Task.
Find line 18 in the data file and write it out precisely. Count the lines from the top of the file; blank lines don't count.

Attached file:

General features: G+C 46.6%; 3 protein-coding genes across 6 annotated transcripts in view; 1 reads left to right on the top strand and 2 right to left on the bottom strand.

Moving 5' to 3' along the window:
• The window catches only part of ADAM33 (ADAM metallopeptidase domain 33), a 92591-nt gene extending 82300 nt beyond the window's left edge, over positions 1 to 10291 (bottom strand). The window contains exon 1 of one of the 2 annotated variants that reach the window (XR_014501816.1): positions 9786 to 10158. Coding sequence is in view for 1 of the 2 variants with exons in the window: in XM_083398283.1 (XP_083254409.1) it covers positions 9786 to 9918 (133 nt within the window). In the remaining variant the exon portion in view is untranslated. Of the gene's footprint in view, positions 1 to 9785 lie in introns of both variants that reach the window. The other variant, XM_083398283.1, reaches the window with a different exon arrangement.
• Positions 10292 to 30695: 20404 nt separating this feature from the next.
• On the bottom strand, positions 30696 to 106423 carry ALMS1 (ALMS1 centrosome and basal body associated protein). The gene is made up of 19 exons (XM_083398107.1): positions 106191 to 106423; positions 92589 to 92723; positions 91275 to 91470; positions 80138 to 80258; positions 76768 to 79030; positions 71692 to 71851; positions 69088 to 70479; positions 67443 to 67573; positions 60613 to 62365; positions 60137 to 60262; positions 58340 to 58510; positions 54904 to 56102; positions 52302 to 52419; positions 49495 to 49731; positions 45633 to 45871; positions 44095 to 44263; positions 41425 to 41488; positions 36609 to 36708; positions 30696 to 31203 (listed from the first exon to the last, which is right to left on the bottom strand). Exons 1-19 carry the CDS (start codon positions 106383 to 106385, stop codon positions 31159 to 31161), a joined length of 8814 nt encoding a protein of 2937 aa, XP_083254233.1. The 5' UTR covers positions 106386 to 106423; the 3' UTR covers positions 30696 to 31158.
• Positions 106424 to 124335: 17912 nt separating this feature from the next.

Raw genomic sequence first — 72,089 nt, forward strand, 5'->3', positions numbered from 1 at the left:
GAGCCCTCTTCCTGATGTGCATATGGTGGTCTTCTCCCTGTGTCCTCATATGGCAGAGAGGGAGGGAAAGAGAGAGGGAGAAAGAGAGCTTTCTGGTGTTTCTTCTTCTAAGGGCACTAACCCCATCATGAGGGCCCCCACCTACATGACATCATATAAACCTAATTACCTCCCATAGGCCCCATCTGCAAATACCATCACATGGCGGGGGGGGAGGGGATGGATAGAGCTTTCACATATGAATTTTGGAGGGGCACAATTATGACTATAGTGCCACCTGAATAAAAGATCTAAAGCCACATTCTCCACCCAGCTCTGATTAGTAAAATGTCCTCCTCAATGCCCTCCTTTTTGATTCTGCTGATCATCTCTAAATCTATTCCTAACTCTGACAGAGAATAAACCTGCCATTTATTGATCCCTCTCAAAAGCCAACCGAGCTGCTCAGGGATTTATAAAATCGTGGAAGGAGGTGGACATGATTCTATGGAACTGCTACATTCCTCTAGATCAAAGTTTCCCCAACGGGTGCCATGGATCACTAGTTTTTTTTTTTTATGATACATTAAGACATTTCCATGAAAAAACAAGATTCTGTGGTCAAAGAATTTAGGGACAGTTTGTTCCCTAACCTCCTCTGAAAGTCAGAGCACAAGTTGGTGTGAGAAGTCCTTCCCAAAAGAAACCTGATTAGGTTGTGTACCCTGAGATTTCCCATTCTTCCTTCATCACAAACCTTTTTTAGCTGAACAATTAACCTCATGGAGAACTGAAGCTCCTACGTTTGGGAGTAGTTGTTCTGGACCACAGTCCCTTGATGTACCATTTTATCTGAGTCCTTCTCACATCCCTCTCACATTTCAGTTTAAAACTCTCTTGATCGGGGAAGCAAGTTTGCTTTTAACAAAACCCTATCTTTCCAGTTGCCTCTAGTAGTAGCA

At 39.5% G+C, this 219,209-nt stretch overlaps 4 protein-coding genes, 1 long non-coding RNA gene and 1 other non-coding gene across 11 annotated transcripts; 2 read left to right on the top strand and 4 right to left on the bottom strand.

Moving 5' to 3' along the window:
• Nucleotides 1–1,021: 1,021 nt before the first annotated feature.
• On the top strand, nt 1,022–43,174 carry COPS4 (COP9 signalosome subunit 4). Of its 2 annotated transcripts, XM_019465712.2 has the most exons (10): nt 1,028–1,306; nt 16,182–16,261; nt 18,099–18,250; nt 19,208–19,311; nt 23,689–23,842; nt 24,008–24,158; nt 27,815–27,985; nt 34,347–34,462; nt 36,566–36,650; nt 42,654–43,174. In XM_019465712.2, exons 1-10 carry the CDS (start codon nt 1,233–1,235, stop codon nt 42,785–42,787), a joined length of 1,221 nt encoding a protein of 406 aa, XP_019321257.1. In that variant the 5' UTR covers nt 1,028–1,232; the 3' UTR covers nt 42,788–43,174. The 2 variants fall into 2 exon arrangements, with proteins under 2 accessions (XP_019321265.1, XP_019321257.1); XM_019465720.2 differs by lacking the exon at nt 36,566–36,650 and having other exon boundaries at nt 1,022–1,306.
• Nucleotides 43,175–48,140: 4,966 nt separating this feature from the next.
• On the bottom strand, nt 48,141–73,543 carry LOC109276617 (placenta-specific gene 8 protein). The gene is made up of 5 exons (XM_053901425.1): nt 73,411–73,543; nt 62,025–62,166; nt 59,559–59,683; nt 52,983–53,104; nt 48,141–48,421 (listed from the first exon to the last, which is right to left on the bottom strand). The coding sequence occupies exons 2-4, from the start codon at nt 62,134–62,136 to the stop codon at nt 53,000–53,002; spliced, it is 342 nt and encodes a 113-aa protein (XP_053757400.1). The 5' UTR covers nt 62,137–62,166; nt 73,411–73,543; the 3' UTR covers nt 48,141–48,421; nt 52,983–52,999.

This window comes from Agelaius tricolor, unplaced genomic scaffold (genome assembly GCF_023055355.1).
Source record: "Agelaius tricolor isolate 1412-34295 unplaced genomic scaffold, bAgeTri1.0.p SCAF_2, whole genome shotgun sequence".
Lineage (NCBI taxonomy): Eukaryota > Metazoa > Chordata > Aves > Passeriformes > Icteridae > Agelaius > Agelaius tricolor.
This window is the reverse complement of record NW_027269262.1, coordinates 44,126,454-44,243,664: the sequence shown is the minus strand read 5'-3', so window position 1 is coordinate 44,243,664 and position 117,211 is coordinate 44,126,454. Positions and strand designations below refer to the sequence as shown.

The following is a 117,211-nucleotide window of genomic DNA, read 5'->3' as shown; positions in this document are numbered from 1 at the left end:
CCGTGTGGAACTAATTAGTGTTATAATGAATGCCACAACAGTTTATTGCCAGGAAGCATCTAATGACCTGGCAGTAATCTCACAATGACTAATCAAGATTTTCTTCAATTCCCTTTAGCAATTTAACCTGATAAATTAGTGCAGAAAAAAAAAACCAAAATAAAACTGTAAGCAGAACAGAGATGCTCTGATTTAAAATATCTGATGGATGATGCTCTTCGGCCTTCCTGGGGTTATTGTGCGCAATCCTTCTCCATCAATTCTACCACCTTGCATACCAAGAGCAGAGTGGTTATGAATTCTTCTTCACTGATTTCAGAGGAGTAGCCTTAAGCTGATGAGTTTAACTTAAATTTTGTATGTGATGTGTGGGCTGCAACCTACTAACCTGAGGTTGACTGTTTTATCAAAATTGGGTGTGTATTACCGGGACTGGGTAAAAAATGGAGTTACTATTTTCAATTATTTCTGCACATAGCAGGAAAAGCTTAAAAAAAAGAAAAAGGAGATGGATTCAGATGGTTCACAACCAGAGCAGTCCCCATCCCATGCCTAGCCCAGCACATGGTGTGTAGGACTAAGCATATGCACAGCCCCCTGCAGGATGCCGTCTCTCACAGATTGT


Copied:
This window is the reverse complement of record NW_027269262.1, coordinates 44,126,454-44,243,664: the sequence shown is the minus strand read 5'-3', so window position 1 is coordinate 44,243,664 and position 117,211 is coordinate 44,126,454. Positions and strand designations below refer to the sequence as shown.